Rooting for the ‘real refs’
More than anything the NFL fiasco showed that experienced workers have value
When replacement referees snatched victory from the hands of Aaron Rodgers and the Green Bay Packers with a horrendously bad call on the final play of the game against Seattle Sept. 24, nobody was more upset than Wisconsin Gov. Scott Walker.
When he woke up the next morning, he was still miserable. “After catching a few hours of sleep, the #Packers game is still just as painful,” Walker tweeted. “#Returntherealrefs.”
This is exquisitely ironic. Walker, after all, is the Republican governor who has inspired other leaders, in both the public and private spheres, to wage war on unions. Just as Walker did in Wisconsin by muscling through legislation that effectively locked out state employee unions, the super-rich owners of the National Football League locked out their referees, hoping to destroy their union or at least roll back their pensions.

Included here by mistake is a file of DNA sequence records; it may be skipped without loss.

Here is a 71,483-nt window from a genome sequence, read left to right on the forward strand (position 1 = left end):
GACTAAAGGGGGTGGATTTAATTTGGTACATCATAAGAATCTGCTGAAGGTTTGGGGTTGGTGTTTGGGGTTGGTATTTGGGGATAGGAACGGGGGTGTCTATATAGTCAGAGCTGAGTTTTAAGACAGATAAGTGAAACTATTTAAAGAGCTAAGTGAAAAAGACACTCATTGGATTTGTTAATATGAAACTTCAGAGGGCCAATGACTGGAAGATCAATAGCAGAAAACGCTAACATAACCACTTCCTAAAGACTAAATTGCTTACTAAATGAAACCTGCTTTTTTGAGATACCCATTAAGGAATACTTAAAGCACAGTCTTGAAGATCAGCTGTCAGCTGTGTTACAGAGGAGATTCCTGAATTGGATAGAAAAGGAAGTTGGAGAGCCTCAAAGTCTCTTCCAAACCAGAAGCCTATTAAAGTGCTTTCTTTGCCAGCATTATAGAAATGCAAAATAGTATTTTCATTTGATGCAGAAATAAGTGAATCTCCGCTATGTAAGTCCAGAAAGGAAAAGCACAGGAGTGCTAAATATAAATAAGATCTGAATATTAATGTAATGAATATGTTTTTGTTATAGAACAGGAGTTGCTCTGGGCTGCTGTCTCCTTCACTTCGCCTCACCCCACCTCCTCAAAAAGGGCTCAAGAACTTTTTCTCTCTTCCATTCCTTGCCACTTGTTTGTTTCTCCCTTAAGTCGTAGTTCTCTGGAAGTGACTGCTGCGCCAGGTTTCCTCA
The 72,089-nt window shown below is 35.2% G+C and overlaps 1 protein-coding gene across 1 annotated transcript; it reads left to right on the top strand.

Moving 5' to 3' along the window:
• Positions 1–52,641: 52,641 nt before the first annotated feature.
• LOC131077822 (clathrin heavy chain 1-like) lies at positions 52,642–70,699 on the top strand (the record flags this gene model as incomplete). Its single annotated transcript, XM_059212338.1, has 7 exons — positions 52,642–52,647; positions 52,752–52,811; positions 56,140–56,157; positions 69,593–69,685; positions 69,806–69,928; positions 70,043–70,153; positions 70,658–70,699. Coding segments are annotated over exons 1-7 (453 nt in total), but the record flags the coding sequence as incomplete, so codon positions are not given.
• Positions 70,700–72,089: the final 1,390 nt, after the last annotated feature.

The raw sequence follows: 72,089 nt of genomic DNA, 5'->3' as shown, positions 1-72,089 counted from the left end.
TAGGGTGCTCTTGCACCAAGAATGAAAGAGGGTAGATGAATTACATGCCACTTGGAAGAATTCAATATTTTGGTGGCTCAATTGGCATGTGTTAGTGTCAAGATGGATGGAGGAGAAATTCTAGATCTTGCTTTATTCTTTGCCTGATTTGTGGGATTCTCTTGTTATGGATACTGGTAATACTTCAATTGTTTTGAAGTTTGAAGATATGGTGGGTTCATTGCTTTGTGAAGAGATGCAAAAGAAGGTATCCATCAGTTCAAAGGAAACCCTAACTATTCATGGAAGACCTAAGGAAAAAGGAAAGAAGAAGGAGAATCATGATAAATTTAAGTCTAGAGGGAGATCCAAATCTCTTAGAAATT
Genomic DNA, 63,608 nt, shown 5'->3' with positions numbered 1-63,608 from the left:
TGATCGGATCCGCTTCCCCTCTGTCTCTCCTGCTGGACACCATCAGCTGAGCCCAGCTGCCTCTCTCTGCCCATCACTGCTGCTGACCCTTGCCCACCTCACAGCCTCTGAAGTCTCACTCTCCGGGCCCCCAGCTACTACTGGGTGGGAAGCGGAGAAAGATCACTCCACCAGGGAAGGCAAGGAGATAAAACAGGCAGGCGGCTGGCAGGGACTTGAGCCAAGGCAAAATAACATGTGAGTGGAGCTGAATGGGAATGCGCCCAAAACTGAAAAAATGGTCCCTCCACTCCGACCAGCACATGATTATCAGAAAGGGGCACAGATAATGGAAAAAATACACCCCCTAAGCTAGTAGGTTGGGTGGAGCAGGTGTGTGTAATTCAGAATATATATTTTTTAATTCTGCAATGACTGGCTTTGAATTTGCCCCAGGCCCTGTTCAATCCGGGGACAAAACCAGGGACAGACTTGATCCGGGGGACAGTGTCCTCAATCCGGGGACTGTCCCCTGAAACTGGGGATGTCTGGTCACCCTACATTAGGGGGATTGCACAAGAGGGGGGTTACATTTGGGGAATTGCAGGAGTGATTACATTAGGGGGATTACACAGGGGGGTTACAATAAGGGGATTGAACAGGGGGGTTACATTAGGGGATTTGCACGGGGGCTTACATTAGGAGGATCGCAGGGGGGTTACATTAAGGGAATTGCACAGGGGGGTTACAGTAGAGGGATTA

The refs represent only 1 percent of the $10 billion NFL enterprise, so it’s hard to understand why the owners would risk their credibility for so little financial gain. And that was just the beginning of their foolishness. Not only did they fail to foresee how embarrassingly inept the scab refs would be, they also failed to understand that workers have value, that experience and skill are irreplaceable, and that ultimately their business, like all businesses, was built on the backs of workers.
What’s true for NFL referees is also true for teachers, social workers, DMV clerks and others who work for government and whom governors like Walker are trying to purge. They are not expendable. They have value. Everyone who booed the replacement refs and called for the “real refs” to return should keep that in mind.